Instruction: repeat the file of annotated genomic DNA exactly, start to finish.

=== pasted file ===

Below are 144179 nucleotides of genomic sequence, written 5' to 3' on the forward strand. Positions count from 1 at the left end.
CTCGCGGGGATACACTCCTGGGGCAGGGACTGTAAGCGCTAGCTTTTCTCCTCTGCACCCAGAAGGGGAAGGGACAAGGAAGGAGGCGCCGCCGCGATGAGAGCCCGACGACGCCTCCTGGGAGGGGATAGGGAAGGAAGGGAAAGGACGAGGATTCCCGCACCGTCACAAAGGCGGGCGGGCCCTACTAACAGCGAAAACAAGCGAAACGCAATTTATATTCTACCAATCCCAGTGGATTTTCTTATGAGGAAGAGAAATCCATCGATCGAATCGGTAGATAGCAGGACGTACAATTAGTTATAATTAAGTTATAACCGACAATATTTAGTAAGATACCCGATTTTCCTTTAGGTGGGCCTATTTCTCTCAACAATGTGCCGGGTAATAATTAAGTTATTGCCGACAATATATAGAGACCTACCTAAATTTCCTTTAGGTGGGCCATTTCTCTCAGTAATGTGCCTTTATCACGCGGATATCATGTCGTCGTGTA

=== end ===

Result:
Below are 144179 nucleotides of genomic sequence, written 5' to 3' on the forward strand. Positions count from 1 at the left end.
CTCGCGGGGATACACTCCTGGGGCAGGGACTGTAAGCGCTAGCTTTTCTCCTCTGCACCCAGAAGGGGAAGGGACAAGGAAGGAGGCGCCGCCGCGATGAGAGCCCGACGACGCCTCCTGGGAGGGGATAGGGAAGGAAGGGAAAGGACGAGGATTCCCGCACCGTCACAAAGGCGGGCGGGCCCTACTAACAGCGAAAACAAGCGAAACGCAATTTATATTCTACCAATCCCAGTGGATTTTCTTATGAGGAAGAGAAATCCATCGATCGAATCGGTAGATAGCAGGACGTACAATTAGTTATAATTAAGTTATAACCGACAATATTTAGTAAGATACCCGATTTTCCTTTAGGTGGGCCTATTTCTCTCAACAATGTGCCGGGTAATAATTAAGTTATTGCCGACAATATATAGAGACCTACCTAAATTTCCTTTAGGTGGGCCATTTCTCTCAGTAATGTGCCTTTATCACGCGGATATCATGTCGTCGTGTA